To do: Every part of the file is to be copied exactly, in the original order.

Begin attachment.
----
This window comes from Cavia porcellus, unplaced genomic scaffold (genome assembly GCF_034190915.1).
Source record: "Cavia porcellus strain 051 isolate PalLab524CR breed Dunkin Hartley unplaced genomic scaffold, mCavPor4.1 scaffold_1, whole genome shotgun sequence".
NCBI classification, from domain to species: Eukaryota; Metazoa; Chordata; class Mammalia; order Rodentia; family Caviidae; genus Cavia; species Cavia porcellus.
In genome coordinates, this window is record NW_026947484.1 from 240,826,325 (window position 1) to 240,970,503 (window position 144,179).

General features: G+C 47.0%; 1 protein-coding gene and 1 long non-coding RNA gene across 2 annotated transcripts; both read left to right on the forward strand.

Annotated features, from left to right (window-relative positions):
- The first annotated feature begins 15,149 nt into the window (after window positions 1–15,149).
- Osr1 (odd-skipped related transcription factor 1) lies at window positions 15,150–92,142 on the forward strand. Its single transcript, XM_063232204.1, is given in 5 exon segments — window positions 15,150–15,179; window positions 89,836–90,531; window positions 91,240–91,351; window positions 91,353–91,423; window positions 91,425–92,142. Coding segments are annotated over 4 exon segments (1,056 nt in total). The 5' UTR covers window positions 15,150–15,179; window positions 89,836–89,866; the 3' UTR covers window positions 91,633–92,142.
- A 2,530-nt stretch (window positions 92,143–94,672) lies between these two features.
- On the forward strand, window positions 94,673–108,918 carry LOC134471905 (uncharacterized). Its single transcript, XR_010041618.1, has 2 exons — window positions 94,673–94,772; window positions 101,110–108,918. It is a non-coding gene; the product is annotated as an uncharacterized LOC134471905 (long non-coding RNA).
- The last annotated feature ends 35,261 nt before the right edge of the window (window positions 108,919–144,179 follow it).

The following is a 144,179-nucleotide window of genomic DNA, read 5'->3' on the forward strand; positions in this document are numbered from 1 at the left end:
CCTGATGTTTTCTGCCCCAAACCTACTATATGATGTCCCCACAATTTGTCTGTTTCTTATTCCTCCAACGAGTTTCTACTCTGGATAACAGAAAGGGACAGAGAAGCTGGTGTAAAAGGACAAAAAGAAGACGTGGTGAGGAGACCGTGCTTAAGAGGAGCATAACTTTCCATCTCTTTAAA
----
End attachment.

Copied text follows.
This window comes from Cavia porcellus, unplaced genomic scaffold (genome assembly GCF_034190915.1).
Source record: "Cavia porcellus strain 051 isolate PalLab524CR breed Dunkin Hartley unplaced genomic scaffold, mCavPor4.1 scaffold_1, whole genome shotgun sequence".
NCBI classification, from domain to species: Eukaryota; Metazoa; Chordata; class Mammalia; order Rodentia; family Caviidae; genus Cavia; species Cavia porcellus.
In genome coordinates, this window is record NW_026947484.1 from 240,826,325 (window position 1) to 240,970,503 (window position 144,179).

General features: G+C 47.0%; 1 protein-coding gene and 1 long non-coding RNA gene across 2 annotated transcripts; both read left to right on the forward strand.

Annotated features, from left to right (window-relative positions):
- The first annotated feature begins 15,149 nt into the window (after window positions 1–15,149).
- Osr1 (odd-skipped related transcription factor 1) lies at window positions 15,150–92,142 on the forward strand. Its single transcript, XM_063232204.1, is given in 5 exon segments — window positions 15,150–15,179; window positions 89,836–90,531; window positions 91,240–91,351; window positions 91,353–91,423; window positions 91,425–92,142. Coding segments are annotated over 4 exon segments (1,056 nt in total). The 5' UTR covers window positions 15,150–15,179; window positions 89,836–89,866; the 3' UTR covers window positions 91,633–92,142.
- A 2,530-nt stretch (window positions 92,143–94,672) lies between these two features.
- On the forward strand, window positions 94,673–108,918 carry LOC134471905 (uncharacterized). Its single transcript, XR_010041618.1, has 2 exons — window positions 94,673–94,772; window positions 101,110–108,918. It is a non-coding gene; the product is annotated as an uncharacterized LOC134471905 (long non-coding RNA).
- The last annotated feature ends 35,261 nt before the right edge of the window (window positions 108,919–144,179 follow it).

The following is a 144,179-nucleotide window of genomic DNA, read 5'->3' on the forward strand; positions in this document are numbered from 1 at the left end:
CCTGATGTTTTCTGCCCCAAACCTACTATATGATGTCCCCACAATTTGTCTGTTTCTTATTCCTCCAACGAGTTTCTACTCTGGATAACAGAAAGGGACAGAGAAGCTGGTGTAAAAGGACAAAAAGAAGACGTGGTGAGGAGACCGTGCTTAAGAGGAGCATAACTTTCCATCTCTTTAAA